There are many field base fitness assessments available in the golf industry today. Many of which cover many aspects of the golf game and all help test and assess athlete’s bodies in the best possible way, to show areas of weakness and areas to improve upon. Field-based assessments can be implicated with specialist equipment as well as little, to no equipment at all. In this assignment, I will discuss which field-based assessment best suit the golf industry and have the biggest impact and relevance to the golf game.
Flexibility refers to the range of movement available around different joints and muscles in the body to allow bending movement and motion. Flexibility is a key part of the golf swing with different parts of the body flexing and other parts contracting in order to allow fluent movement during the swing. There are many different field-based fitness tests available which test key aspects of the body which are very relevant to the golf swing.
Pelvic Tilt is the first flexibility field-based assessment, this test focuses on the pelvic movement and posture in the golf swing. The mobility of the hips in the lumbar spine is tested, as the pelvis is the power transfer in the golf swing. The pelvic tilt test is very simply conducted by getting your player into the address position with their arms across their chest. From here you can access the player’s posture ranging from a C – posture, S – posture and an N – posture. Anteriorly (forward) and posteriorly (backward) movement of the pelvis can be assessed from the address position.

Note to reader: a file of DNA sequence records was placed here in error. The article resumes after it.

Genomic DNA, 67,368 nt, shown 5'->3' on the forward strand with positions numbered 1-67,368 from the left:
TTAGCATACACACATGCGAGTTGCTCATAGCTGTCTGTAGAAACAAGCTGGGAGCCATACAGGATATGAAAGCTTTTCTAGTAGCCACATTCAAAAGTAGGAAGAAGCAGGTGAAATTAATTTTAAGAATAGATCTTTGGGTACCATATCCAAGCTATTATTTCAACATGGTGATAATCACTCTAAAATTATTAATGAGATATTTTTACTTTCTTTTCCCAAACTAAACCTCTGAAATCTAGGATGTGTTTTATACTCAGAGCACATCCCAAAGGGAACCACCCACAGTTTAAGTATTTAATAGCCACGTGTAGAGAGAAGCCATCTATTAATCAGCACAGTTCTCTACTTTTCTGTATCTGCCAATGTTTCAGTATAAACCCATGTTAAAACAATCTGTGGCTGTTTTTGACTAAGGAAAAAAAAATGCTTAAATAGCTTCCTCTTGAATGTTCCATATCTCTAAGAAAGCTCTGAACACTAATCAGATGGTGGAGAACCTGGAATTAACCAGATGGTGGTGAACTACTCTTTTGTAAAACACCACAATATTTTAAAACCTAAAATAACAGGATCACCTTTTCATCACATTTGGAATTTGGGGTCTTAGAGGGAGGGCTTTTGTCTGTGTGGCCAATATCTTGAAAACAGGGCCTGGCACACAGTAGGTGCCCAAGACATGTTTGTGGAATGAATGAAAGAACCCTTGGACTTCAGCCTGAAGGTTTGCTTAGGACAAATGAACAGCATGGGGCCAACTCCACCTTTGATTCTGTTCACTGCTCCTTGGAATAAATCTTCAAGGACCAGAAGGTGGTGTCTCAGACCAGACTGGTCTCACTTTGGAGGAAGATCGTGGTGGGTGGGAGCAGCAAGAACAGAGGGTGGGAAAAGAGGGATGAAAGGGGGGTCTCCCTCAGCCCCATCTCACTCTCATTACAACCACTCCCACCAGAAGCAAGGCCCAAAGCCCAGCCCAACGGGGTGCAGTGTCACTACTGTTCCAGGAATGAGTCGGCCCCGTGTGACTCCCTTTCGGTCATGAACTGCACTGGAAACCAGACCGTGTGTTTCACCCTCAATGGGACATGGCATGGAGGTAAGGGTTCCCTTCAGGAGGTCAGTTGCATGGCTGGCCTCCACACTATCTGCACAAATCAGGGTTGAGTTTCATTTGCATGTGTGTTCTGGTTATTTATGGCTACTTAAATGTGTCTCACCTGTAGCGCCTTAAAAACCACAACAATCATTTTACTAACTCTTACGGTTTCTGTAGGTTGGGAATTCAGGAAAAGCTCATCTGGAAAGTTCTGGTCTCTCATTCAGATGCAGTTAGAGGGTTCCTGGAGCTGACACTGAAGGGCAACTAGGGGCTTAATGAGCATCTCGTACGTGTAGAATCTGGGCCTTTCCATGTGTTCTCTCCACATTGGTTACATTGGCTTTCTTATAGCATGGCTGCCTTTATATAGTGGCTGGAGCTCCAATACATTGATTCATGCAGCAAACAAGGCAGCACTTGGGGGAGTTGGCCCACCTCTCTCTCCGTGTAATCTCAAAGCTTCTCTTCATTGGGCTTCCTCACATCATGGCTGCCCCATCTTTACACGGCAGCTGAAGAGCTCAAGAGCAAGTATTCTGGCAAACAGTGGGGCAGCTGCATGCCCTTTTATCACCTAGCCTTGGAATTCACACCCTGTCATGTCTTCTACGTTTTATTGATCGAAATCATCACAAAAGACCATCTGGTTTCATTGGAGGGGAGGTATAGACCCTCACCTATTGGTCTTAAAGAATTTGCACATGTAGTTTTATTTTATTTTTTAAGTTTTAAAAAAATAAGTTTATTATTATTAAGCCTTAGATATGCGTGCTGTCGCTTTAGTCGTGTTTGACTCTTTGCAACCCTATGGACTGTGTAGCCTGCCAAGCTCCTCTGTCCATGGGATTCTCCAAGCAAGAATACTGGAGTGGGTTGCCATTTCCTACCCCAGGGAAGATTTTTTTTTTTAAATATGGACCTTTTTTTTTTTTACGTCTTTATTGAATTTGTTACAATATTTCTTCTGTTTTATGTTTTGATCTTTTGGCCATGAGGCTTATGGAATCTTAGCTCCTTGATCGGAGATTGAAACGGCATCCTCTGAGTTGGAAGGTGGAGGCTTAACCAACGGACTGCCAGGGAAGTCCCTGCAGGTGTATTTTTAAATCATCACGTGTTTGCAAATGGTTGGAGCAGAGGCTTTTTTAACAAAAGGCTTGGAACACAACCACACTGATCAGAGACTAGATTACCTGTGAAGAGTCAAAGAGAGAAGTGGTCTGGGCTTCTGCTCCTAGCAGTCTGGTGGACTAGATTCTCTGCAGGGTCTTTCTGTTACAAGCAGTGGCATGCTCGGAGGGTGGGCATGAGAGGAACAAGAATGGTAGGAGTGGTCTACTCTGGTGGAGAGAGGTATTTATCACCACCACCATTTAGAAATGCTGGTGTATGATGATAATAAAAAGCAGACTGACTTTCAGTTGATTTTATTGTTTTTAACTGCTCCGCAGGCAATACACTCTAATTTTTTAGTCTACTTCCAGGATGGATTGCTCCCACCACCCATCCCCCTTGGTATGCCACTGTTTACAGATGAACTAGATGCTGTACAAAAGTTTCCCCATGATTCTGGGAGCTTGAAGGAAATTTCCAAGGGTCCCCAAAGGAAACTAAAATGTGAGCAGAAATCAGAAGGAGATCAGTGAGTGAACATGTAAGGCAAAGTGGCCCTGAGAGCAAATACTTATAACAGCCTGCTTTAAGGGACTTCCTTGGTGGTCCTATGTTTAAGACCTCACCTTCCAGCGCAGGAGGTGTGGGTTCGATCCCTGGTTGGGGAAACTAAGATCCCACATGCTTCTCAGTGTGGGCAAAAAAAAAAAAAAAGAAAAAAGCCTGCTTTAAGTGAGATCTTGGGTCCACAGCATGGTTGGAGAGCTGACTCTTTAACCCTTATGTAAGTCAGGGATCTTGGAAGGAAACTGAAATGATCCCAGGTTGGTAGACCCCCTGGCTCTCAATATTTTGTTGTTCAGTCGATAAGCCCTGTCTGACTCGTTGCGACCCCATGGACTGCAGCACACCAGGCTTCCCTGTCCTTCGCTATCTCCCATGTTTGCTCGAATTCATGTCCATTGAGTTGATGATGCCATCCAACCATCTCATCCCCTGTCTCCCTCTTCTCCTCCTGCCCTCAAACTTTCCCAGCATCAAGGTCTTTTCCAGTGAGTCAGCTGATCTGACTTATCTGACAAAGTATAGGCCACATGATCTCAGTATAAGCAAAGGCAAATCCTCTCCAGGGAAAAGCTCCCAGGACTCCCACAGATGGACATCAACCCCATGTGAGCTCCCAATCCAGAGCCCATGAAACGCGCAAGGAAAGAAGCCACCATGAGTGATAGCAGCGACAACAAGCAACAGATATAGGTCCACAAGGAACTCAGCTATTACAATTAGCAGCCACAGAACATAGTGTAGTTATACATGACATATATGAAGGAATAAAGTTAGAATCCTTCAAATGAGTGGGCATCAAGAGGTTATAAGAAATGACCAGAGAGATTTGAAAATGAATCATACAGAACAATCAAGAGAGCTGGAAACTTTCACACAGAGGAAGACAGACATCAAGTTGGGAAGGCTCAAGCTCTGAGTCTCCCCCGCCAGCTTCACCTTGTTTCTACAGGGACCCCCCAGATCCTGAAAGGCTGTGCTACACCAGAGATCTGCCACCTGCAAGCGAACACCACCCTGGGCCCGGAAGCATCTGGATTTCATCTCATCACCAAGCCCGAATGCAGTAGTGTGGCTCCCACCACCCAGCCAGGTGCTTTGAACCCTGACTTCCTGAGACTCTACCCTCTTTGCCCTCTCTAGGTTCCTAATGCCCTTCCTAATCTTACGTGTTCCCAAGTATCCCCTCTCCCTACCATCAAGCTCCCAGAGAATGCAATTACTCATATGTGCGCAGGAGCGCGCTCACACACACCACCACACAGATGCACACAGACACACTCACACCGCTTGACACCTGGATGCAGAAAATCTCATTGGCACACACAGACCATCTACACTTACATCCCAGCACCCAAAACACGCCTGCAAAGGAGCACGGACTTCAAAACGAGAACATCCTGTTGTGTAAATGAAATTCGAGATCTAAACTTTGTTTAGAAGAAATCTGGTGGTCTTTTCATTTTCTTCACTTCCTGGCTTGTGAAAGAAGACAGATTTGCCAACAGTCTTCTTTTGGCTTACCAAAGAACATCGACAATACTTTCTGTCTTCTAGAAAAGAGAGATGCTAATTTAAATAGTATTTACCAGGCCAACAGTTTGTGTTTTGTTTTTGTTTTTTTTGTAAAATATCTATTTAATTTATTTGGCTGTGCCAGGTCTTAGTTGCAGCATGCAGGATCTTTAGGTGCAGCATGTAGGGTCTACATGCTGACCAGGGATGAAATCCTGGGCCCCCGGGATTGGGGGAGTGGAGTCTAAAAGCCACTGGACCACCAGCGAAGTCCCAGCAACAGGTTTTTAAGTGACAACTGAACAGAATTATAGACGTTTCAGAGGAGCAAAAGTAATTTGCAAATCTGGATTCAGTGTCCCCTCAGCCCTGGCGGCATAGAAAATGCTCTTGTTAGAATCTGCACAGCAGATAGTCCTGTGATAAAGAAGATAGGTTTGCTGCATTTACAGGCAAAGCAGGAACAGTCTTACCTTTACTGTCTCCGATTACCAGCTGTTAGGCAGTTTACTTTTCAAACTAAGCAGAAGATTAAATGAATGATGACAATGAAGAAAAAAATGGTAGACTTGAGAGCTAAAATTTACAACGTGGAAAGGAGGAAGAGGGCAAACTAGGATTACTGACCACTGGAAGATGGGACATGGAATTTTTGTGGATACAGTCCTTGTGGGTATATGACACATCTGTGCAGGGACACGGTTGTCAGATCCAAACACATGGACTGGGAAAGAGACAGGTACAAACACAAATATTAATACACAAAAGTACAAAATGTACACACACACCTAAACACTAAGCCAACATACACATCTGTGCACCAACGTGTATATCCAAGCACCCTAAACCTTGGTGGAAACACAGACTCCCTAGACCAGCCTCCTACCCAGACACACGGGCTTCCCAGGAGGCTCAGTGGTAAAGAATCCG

Pelvic Rotation test simply requires the player to get in the address position with their arms across their chest and try to rotate their lower body without moving their upper body at the same time. A solid result of the Pelvic rotation test is no movement above the waistline. The Torso rotation test is the opposite of the Pelvic rotation test requiring the upper body to be rotated without the lower body moving.
(See Appendix A for Diagrams on three tests)
The three flexibility tests all have great relevance to golf, they all focus on stability and mobility in the golf swing. The golf swings the main movement created is rotation in the lower and upper body, the use of rotation allows power to be generated in the golf swing to increase the distance the golf ball travels. (TPI, 2013) The three tests which include Pelvic Tilt, Pelvic rotation and Torso rotation test all focus on allowing a better swing sequence to be made by testing the mobility of players.